WARNING: The following contains spoilers for To Your Eternity Episode 2, “A Rambunctious Girl,” now streaming on Crunchyroll.
The series premiere of To Your Eternity was emotionally wrought with a beautiful soundtrack and a powerful narrative focused on a boy whose name we will never know. Episode 2 takes on a decidedly different shift with new characters, but what's also different about this episode is how unexpectedly funny it is -- especially given its context.
The humor in Episode 2 is offset by uneasiness once viewers come to grips with what they're watching: a child about to be sacrificed to a mysterious being, with Joaan learning how to be a human through dying and coming back to life. It's good that some of the darker moments are interspersed with lighter ones but it begs the question -- are we supposed to laugh?
Episode 2's Opening Scene
At the end of Episode 1, Joaan prepares to go off and see the world as the nameless boy wished. The ending is set to an epic OST, leading to expectations that Episode 2 would get off to some grandiose start -- but this is not the case. Joaan's creator, who acts as the omniscient narrator, reveals that Joaan has died six times from varying causes. Six times. That's not something you'd expect to hear, especially right after Episode 1's conclusion.
Joaan, currently a wolf in a human's body, has no notion of being a human. He doesn't understand that he has to eat, hydrate, and find a place to use the toilet. All of Joaan's six demises flash across the screen in quick succession, with one time looking like he gets crushed to death.
When Joaan revives for the sixth time, the same grandiose orchestral music plays in the background, lulling us into thinking now he won't die and will set off on his epic journey -- only for him to be eaten by a bear. Upon realizing you just saw someone die and come back to life in the span of two minutes, it's almost disturbingly funny. Except, it's sad to watch because Joaan has no idea how to be a human. And while the narrator says "Pain promotes growth. No death is wasted," it has to suck to be in this seemingly never-ending cycle of death. That is until Joaan meets March.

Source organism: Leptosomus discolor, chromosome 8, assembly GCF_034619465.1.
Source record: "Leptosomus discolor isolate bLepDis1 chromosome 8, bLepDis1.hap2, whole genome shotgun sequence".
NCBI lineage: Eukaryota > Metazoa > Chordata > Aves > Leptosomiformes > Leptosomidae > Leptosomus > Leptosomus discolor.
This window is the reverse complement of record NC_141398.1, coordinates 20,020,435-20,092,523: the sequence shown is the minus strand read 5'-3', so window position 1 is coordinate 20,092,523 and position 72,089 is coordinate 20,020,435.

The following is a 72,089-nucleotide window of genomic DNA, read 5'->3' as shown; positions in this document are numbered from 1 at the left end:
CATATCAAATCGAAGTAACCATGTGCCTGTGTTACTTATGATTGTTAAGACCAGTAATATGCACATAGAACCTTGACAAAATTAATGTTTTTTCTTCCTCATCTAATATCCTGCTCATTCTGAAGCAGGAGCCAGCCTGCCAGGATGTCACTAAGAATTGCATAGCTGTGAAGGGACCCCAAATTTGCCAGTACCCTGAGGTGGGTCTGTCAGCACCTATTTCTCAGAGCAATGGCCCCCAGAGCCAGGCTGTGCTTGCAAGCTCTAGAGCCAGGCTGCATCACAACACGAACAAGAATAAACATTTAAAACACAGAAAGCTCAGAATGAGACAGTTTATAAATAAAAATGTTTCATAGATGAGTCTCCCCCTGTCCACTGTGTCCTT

An Ominous First Meeting
March's escape from being sacrificed is exciting. She tumbles down a hill, lands in a swamp, then finds something even more terrifying than getting eaten by a great spirit: a floating eyeball connected to a rotting corpse. March can only watch in stunned silence as the dead body rises up and knits itself back together. While this scares off her pursuers, March barely bats an eye.
The one time she does get scared is after Joaan comes back to life. Her reaction is hilarious, and the fact that she doesn't really question who Joaan is -- even though she'd just touched an eyeball and watched this strange boy "go squiggly" -- is downright funny. With barely a second thought, March just follows after Joaan on the child-like assumption that since he saved her, he can't be a bad guy.
A Motherly Relationship
March quickly realizes that Joaan isn't like anyone else she's met. The first time he eats fruit, he wolfs it down, eating it from the ground. March valiantly tries to teach Joaan how to eat properly using his hands, but he just slaps the food to the ground so he can eat it from there. Poor March just wants to eat some fruit but Joaan, who's very much a wolf in a boy's body, doesn't understand and swats fruit after fruit from her hands, frustrating her to the point of tears. She starts lobbing the fruit at his head in frustration, eventually turning it into a game of "fetch."
The humor is cut short when March has a nightmare and realizes her freedom is short-lived. She knows someone else will die in her place, be it her friend or her baby sister, and realizes she has no choice but to return home.
In To Your Eternity's premiere, the nameless boy said he knows the outside world has both bad and good things. Joaan has experienced the bad in not knowing how to take care of himself, getting hurt and dying over and over again. But March is the first person who's taught him that being human isn't just full of pain -- it can be fun too.